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AppDate: One to rule them all

In his apps roundup, SEAN BACHER highlights Google One, JET8’s latest partnership, Ourhood, the new Zulzi app and ES File Explorer.

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Google One

There is OneDrive, DropBox, iCloud and Google Drive, to name a few cloud storage services. All of these come with their own advantages and disadvantages and every one has its own app. So remembering where you saved a document can turn out to be a nightmare – and then there is the password issue.

The Google One app aims to simplify this by allowing you to save everything in one place. Besides offering loads of storage space, Google One allows you to manage storage plans according to needs. For instance, Google Drive data, Gmail and original-quality photos and videos in Google Photos can all be accessed directly from the app.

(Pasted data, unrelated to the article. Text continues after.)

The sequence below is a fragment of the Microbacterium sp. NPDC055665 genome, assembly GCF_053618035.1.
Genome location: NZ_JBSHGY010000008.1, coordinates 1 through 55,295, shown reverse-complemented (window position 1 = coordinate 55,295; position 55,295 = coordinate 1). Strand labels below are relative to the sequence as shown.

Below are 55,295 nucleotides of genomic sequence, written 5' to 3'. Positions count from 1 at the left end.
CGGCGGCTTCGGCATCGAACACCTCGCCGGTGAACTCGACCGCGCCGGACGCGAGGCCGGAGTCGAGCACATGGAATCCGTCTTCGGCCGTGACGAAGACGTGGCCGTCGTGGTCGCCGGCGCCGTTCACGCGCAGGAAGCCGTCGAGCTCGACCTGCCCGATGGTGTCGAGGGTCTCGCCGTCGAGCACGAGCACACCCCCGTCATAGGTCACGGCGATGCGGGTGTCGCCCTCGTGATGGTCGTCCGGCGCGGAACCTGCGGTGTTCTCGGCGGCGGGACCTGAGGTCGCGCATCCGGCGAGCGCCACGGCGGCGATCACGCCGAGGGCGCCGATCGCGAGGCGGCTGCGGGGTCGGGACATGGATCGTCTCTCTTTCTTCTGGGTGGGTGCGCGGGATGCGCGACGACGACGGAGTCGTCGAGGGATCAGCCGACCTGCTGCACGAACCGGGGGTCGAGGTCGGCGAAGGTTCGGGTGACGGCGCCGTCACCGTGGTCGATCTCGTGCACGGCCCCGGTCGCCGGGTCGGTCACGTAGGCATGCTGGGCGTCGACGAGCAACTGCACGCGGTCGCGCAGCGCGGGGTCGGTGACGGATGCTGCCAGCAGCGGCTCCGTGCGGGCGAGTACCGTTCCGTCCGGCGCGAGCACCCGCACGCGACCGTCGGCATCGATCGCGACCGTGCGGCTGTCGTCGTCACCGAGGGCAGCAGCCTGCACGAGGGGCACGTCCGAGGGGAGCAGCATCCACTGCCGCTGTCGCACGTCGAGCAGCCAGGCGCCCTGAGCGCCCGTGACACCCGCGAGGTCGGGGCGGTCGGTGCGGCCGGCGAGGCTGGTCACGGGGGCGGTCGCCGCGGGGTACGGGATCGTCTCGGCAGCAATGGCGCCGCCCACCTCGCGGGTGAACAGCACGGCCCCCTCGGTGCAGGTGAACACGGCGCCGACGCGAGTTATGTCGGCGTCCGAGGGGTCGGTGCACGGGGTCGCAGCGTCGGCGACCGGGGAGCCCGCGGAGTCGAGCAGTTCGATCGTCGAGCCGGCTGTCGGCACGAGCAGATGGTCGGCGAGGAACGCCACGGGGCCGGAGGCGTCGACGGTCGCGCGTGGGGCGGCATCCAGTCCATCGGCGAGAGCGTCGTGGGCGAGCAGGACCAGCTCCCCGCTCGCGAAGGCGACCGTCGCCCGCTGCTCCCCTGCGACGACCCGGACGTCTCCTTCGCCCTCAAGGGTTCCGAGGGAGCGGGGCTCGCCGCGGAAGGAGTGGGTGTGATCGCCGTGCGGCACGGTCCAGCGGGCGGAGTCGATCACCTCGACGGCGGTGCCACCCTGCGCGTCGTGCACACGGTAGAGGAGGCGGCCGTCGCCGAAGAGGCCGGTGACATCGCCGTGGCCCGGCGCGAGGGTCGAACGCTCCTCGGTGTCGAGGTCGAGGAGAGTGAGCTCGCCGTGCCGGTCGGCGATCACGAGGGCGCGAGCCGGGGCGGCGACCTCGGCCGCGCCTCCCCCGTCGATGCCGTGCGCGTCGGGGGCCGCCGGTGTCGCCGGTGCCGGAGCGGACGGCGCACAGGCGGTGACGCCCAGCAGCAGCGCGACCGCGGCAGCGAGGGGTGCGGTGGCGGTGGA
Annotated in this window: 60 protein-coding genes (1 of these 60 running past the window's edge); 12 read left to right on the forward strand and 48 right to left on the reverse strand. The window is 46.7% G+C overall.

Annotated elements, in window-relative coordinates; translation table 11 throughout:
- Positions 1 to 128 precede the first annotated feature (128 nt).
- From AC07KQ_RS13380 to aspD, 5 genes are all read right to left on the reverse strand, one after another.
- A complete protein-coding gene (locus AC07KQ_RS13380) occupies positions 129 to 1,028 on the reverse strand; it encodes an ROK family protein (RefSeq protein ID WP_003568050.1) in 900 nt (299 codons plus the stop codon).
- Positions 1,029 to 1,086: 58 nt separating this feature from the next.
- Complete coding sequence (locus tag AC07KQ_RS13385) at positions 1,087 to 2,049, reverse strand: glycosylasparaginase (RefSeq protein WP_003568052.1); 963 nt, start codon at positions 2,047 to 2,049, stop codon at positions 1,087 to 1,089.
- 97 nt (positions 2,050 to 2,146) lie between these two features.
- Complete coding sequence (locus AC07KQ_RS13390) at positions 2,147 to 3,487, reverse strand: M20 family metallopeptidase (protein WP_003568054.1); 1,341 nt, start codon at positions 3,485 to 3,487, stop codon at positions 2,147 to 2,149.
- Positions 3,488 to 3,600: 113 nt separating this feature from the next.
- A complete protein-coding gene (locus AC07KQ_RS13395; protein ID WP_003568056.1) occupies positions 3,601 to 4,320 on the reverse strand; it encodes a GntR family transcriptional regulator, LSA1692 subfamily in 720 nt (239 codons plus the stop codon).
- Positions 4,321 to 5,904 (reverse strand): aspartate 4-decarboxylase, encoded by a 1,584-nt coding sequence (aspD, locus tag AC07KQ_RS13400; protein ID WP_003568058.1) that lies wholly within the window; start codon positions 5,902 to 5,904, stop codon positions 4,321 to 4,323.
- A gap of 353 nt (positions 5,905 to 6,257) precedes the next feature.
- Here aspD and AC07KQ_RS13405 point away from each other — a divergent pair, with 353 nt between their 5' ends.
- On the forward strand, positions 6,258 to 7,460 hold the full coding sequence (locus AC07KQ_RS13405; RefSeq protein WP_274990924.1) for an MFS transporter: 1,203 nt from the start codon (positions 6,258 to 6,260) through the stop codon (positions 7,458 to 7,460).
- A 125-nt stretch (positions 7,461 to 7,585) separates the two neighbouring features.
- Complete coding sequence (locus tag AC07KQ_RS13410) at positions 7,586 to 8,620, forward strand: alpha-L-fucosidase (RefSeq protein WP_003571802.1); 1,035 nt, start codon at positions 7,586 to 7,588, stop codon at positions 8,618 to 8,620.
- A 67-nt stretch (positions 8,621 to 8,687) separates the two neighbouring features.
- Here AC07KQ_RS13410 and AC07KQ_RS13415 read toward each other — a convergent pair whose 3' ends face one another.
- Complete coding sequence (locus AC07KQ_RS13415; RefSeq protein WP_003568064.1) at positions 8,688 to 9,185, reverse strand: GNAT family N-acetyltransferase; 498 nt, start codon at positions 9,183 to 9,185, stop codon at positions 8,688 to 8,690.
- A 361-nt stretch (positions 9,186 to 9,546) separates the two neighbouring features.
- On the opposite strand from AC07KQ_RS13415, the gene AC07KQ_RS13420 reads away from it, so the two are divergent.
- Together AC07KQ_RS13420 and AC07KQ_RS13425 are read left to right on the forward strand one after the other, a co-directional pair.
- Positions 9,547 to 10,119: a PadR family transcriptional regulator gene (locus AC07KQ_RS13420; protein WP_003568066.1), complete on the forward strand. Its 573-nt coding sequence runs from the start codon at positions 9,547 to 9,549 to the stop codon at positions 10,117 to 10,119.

In addition, Google has a team of experts who can be accessed directly from the app and are ready to help with any of Google’s other services.

Once signed up as a Google One member, one can access benefits like Google Play credit and discounts on hotel pricing.

In addition, Google One can be shared with up to five friends, allowing them to access the storage at no extra cost.

Google One offers 100GB of storage for R28 per month, 200GB for R42 per month and 2TB for R141 per month.

Platform: Android and iOS

Expect to pay: The app is a free download, but monthly billing depends on your storage needs

Stockists: Sign up for a Google One account here 

 

JET 8 partners with Soccer Laduma

 

JET8 has partnered with the biggest soccer publication in Africa, Soccer Laduma. The Soccer Laduma App runs off JET8’s Social Commerce Technology. Soccer Laduma readers will be able to create content and earn JETPoints when they share this content on social media platforms. They can use the JETPoints in the Soccer Laduma App’s shop to redeem products like Kick-Off and Soccer Laduma.